Does Thailand Really Need Submarines?

 
 

The Royal Thai Navy (RTN) will seek Cabinet approval to purchase three Chinese-made Yuan class S26T submarines for 36 billion baht ($1 billion). Thailand’s Deputy Prime Minister and Defense Minister Prawit Wongsuwan confirmed the news in July 2016. The S26T submarines are diesel-powered with a displacement of 2,400-3,000 tonnes and equipped with weapons including torpedoes and sea mines. According to reports, China would also transfer knowledge on the submarine maintenance, systems, and weapons.

This is only one out of many attempts by the RTN to seek approval for submarine purchases. The RTN has been pursuing the purchase of submarines since the 1990s, but has not yet been able to obtain funding approval for submarine purchases because of the cabinet’s concerns over the cost of this purchase relative to the requirements for this capability. In order to convince the Thai public, Prime Minister Prayut Chan-o-Cha had asked the RTN to explain the necessity of the submarine purchases. The RTN then released a nine-page document detailing the reasons for wanting to purchase submarines from China.

Key Reasons for Submarines

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First, Thailand’s reliance on maritime trade was highlighted in the document. Thailand’s maritime interests are said to amount to 24 trillion baht ($685 billion) per year. These maritime interests include marine natural resources, marine transport, and downstream industries. The document also added that 15,000 cargo vessels passed through the Gulf of Thailand per year. It is thus crucial to protect this important sea lane of communication. According to the document, if maritime conflicts in the region escalate into war, the entire Gulf of Thailand would be blocked. Having submarines would thus be a good sea-denial strategy.

Since Thailand is a non-claimant to the South China Sea, the conflicts there may not be relevant. Nevertheless, disputes do exist in the Gulf of Thailand over the overlapping maritime areas of Cambodia and Thailand, which are known to contain massive amount of natural gas and oil. That being said, Thailand and Cambodia have taken a more compromising stance over their maritime dispute ever since Prayut came into power in 2014. Thus, it is hard to see that Thailand has a known adversary that warrants the submarine purchases.

Second, the document also emphasized the need to provide maritime security for its littoral and Exclusive Economic Zone (EEZ). This includes counterpiracy and countering illegal trafficking in its territorial waters. Thailand’s geographical location makes it a convenient transit point and destination for human and drug trafficking. In terms of counterpiracy efforts, incidents of piracy and siphoning thefts of fuel are known to occur in the Gulf of Thailand. Nevertheless, the impact of submarines in combating trafficking and piracy is minimal, because submarines are slow while smugglers and pirates are not deterred by an “invisible” threat. Smaller patrol vessels could do the job at a lower cost.

With no clear operational role for the submarines, the RTN’s reason for purchasing submarines may be more associated with keeping up with its neighbors in Southeast Asia. Thailand continues to see itself as a major power in the region, in part because of historical memory. Thailand was one of the founding members of ASEAN, alongside Indonesia, Malaysia, the Philippines, and Singapore. However, in terms of its naval capability, the RTN is lagging behind neighboring countries like Singapore, Vietnam, and Indonesia. The Thai 2008 defense white paper specifically points to the imperative need for the armed forces to develop its forces and technology at a comparable level to regional countries. Therefore, with countries like Indonesia and Vietnam acquiring Russian Kilos, Thailand does not want to lag behind.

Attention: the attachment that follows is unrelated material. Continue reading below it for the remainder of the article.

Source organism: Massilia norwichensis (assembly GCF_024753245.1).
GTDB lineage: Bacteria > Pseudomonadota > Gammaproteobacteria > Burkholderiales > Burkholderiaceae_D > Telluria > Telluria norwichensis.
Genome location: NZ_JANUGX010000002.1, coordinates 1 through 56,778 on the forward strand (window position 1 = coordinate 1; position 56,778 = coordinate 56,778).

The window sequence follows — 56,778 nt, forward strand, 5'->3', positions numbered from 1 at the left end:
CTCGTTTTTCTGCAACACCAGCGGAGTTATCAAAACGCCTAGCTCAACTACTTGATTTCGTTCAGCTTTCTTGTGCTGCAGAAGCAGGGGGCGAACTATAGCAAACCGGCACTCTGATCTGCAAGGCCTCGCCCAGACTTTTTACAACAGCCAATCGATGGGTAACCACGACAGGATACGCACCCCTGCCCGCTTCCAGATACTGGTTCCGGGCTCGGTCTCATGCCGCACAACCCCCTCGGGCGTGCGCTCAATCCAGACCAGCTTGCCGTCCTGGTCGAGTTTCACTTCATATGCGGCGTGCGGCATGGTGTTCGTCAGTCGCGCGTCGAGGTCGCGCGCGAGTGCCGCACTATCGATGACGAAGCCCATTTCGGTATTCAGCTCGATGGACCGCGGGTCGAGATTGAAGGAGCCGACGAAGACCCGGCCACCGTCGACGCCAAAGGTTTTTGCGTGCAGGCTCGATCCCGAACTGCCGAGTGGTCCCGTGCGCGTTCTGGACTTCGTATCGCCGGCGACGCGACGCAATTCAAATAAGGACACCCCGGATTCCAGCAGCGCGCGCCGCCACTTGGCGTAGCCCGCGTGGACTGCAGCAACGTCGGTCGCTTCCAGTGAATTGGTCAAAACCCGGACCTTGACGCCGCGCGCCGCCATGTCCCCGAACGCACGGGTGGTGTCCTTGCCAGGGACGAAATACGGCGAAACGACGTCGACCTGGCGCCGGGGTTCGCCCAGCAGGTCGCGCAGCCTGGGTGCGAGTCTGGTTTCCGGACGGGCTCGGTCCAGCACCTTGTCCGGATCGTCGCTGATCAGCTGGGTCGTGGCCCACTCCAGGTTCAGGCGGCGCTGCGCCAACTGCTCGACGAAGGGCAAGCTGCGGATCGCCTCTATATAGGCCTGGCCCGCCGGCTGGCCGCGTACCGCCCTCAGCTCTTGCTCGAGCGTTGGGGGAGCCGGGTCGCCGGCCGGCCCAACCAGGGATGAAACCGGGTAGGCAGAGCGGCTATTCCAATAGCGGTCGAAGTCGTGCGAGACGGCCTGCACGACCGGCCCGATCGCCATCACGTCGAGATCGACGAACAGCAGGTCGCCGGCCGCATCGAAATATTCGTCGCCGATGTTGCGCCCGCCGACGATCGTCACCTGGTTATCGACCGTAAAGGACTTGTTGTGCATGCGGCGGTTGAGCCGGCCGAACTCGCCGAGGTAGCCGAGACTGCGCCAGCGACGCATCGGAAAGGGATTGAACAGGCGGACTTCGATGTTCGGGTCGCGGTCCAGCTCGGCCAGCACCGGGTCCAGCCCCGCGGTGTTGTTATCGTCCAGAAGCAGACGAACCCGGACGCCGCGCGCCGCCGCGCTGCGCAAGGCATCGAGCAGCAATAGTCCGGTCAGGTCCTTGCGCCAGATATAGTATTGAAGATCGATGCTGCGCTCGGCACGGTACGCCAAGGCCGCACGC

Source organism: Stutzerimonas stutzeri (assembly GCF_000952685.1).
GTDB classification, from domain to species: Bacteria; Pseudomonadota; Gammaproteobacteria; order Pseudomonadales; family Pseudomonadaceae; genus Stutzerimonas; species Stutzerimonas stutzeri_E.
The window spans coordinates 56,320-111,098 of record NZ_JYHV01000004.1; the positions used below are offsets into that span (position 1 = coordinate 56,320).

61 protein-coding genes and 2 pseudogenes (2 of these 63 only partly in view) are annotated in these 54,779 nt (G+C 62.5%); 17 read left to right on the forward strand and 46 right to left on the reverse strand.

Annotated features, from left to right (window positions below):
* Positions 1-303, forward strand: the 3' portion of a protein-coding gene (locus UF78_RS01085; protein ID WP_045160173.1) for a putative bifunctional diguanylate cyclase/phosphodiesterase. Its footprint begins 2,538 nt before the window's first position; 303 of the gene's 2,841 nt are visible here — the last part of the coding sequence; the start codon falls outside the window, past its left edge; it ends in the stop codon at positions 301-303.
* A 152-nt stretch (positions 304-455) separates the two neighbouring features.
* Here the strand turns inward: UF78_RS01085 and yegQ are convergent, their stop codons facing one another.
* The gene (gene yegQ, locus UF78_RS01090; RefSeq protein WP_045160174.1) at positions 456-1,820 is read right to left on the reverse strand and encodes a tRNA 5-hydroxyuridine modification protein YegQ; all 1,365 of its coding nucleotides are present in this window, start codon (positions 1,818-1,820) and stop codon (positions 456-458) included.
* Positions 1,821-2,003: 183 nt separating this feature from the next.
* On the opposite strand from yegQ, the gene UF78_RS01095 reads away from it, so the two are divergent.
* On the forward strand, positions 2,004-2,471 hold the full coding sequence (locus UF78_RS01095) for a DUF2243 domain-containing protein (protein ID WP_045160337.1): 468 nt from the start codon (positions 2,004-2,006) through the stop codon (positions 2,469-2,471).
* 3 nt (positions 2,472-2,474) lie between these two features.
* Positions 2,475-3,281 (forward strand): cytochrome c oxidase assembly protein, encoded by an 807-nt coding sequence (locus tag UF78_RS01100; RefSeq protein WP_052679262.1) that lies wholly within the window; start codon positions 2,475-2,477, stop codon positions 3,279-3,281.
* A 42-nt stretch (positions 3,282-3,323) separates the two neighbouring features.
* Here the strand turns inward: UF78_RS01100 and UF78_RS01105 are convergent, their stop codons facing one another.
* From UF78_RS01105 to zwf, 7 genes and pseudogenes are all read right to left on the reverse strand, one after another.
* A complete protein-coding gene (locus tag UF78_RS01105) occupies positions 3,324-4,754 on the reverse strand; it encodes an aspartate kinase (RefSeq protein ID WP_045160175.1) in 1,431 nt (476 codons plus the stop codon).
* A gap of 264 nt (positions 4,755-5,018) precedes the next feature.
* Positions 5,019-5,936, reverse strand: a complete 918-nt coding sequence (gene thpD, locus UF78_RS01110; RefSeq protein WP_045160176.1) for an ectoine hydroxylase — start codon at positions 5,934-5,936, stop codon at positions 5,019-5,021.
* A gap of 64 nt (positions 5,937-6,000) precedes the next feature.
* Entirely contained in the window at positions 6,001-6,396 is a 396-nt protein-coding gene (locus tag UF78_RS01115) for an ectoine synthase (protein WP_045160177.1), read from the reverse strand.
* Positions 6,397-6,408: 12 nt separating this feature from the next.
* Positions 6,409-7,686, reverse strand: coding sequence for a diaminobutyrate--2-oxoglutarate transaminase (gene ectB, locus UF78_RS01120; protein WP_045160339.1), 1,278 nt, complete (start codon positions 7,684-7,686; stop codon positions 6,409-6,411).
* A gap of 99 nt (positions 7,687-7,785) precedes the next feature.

Implications

Even if the RTN wants to catch up with its neighbors, the bigger challenge will be the development of highly-skilled and experienced commanding officers and operators. Notwithstanding the fact that China will be providing training support, the RTN cannot produce either commanding officers with significant submarine experience or operators who can manage the complex systems overnight. Consequently, the RTN will face a situation whereby there is a lack of experience and expertise in the submarine fleet for several years. Given the instable political environment in Thailand, there is also an uncertainty as to whether there will be a sustained motivation by the government to develop operational capacity for submarines. As such, these S26T submarines may see little action as with Thailand’s aircraft carrier, HTMS Chakri Naruebet.

To that end, the S26T submarines will not be an effective use of the government budget. The first of the three submarines will cost approximately 12 billion baht. The funds will come out of the 2017 fiscal budget, which has been set at 2.73 trillion baht. The remaining submarines will be paid for via installment for the next 10 years. It is not prudent to continue paying for a period of 10 years if these submarines end up being inactive before then. While Thailand’s Gross Domestic Product (GDP) expanded by 3.2 percent in the first quarter of 2016, caution still remains about the growth momentum of the country due to political uncertainty. Fiscal spending needs to be carefully managed in an uncertain economic climate. Therefore, the government should give careful consideration before committing to submarine purchases.

Eugene Mark is a Senior Analyst with the Military Studies Programme at Singapore’s S. Rajaratnam School of International Studies, and he holds a master’s degree in international political economy from the same institution. Eugene has a deep interest in defence and political affairs in Thailand.

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